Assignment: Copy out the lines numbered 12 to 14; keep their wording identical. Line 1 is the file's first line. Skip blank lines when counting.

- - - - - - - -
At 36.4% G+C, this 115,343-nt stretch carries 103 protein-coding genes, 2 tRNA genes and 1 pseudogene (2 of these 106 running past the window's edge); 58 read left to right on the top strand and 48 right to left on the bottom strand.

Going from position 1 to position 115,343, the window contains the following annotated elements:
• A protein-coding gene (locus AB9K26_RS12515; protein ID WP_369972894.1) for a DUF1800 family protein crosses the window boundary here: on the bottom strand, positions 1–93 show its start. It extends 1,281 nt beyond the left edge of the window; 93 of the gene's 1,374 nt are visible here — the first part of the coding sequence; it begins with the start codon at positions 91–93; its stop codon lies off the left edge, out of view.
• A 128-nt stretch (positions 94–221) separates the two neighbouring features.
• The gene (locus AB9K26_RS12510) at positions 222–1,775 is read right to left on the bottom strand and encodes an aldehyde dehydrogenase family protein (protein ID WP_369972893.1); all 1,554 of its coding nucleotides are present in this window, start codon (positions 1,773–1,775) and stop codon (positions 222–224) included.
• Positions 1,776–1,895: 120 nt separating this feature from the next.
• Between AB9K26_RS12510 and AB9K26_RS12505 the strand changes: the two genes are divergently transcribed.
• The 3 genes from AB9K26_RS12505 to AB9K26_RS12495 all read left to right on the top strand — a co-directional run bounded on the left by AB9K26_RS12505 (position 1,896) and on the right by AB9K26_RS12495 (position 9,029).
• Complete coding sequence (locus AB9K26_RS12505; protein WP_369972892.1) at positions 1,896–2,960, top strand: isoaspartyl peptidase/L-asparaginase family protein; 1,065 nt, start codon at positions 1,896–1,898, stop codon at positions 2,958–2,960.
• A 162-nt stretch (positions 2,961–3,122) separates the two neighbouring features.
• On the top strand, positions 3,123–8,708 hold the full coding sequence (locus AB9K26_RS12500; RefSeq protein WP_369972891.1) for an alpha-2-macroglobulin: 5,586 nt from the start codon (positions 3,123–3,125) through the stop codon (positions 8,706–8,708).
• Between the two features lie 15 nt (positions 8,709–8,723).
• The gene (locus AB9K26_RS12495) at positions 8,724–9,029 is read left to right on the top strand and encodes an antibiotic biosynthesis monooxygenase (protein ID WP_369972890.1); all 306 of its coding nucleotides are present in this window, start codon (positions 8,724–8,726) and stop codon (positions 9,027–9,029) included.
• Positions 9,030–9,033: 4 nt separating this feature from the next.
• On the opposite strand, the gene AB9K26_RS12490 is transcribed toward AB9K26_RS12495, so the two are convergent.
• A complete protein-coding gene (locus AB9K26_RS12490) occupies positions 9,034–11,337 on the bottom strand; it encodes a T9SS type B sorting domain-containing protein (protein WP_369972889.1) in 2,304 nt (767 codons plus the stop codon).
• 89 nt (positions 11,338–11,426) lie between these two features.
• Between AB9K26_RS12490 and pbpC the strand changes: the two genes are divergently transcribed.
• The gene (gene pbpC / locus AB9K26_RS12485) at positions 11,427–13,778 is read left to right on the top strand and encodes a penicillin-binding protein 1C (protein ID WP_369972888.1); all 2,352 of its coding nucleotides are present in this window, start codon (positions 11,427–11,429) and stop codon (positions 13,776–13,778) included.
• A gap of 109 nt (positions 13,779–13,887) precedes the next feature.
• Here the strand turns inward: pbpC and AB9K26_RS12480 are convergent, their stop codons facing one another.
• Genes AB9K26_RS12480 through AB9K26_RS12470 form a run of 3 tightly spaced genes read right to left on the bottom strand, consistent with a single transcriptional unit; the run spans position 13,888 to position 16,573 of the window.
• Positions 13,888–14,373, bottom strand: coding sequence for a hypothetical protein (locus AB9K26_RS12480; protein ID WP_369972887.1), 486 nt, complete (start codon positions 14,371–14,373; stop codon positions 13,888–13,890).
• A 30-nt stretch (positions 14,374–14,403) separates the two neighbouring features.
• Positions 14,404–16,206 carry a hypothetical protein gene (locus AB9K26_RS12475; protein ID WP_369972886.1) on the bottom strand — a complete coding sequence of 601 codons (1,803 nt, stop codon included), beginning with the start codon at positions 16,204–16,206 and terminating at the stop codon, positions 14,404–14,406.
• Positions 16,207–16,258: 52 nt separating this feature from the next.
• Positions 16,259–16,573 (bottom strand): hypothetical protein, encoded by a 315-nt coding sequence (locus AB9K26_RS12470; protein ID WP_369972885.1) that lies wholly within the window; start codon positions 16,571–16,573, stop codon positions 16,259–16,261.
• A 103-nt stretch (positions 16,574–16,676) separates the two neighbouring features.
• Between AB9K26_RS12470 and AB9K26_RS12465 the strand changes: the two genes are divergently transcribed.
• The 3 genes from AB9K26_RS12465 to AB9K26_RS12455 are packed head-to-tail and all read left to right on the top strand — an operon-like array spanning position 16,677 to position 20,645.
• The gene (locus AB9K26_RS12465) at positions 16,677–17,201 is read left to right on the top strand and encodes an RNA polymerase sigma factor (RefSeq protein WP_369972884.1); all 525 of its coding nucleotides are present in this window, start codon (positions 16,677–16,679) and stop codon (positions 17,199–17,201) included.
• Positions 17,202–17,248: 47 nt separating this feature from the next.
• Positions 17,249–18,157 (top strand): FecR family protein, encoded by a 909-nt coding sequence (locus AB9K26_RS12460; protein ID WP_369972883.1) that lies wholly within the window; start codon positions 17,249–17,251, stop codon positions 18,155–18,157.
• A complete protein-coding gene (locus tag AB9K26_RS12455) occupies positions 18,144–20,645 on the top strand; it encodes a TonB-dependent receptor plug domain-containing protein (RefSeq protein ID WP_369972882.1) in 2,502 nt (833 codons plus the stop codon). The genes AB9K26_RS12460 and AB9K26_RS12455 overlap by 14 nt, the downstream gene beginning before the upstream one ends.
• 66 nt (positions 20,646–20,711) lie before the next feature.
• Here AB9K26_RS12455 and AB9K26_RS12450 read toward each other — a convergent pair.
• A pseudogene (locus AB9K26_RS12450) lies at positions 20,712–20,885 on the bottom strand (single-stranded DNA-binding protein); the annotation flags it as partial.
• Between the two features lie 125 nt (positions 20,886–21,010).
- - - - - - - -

• Between the two features lie 15 nt (positions 8,709–8,723).
• The gene (locus AB9K26_RS12495) at positions 8,724–9,029 is read left to right on the top strand and encodes an antibiotic biosynthesis monooxygenase (protein ID WP_369972890.1); all 306 of its coding nucleotides are present in this window, start codon (positions 8,724–8,726) and stop codon (positions 9,027–9,029) included.
• Positions 9,030–9,033: 4 nt separating this feature from the next.